The Incredible American Generals that Defined their Eras
The Incredible American Generals that Defined their Eras

The Incredible American Generals that Defined their Eras

Khalid Elhassan - May 4, 2022

The Incredible American Generals that Defined their Eras
George Washington with some of his dogs. History Network

3. A General Who Stopped a War for a Dog

Just about all American presidents have been dog people. Even the ones who might not have been that fond of dogs have often found it convenient to keep a mutt or two in the White House for appearances’ sake, and to project a wholesome image. However, few American presidents were as fond of Man’s Best Friends as was George Washington. America’s first president was a big-time dog lover. During his lifetime, he had dogs from just about every group recognized by the American Kennel Club today.

Greyhounds, French hounds, spaniels, terriers, Newfoundlands, and Briards were just some of the breeds kept by Washington at one time or another. He maintained a pack of fox hunting hounds in a well-kept kennel that had a spring running through it to supply the dogs with fresh water. He personally inspected it twice a day, every morning and evening, when he dropped by to check on his hounds. As seen below, Washington’s love of dogs even led him to call an unexpected truce during the Revolutionary War, in order to return a lost dog to its owner: an enemy general.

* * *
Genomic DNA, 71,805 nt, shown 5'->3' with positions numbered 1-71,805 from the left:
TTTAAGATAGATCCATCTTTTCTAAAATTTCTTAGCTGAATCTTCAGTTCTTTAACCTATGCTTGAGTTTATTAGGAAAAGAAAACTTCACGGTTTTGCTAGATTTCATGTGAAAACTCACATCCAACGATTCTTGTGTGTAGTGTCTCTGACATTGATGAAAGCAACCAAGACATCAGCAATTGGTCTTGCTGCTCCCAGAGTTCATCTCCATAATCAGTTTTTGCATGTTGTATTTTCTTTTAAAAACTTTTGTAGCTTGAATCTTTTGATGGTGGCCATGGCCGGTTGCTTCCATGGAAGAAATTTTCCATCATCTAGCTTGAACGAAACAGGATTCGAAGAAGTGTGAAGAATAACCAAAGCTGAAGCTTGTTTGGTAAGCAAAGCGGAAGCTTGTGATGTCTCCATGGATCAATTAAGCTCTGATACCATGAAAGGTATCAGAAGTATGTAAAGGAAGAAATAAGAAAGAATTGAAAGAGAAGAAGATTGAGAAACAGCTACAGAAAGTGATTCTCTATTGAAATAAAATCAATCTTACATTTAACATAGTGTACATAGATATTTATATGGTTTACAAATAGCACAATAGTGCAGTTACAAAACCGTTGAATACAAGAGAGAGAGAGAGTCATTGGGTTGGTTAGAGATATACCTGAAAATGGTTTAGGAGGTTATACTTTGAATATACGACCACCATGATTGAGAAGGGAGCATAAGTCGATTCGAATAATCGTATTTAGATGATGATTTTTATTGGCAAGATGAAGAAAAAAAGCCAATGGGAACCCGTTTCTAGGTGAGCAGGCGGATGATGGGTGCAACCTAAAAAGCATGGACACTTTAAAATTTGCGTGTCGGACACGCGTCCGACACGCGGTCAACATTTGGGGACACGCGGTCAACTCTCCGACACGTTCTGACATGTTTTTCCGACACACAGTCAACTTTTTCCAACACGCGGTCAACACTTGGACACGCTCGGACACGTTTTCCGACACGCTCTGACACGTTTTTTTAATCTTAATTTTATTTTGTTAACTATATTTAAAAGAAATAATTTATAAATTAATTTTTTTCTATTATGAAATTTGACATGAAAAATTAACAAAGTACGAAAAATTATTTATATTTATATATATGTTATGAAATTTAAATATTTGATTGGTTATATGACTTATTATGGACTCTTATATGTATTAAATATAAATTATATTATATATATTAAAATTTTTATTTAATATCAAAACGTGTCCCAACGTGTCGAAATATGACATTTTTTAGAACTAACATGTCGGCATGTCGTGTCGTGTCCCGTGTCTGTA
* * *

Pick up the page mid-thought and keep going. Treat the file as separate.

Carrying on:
The Incredible American Generals that Defined their Eras
The Battle of Germantown. Wikimedia

2. A Great Leader, but a So-So General

George Washington was a great man and a great leader, but only a so-so general who lost more battles than he won. Fortunately for him, the Patriots did not need to outright win the War of Independence on the battlefield, but simply continue the fight until the British finally grew tired and gave up. Even more fortunately for General Washington, the battles he won included the American Revolution’s final and most important battle: the Siege of Yorktown, which ended with the surrender of a British army.

The Incredible American Generals that Defined their Eras
General William Howe. Brown University

The fights he lost included the Battle of Germantown, near Philadelphia, in which a British army led by Sir William Howe defeated Washington and his forces on October 4th, 1777. After the loss, the retreating Americans discovered that their ranks included an unexpected addition: an unknown but clearly well-kept terrier. When they inspected the dog’s collar, the Americans discovered that it belonged to Sir William Howe. The British commander’s dog had wandered into the battlefield, and in the chaos and confusion attached itself to the Americans. The Patriots wanted to keep it in order to taunt the British, but Washington was too classy to keep another man’s dog.

The Incredible American Generals that Defined their Eras
George Washington riding after his hounds at a hunt. Journal of the American Revolution

1. A Touching and Honorable Moment In the Midst of War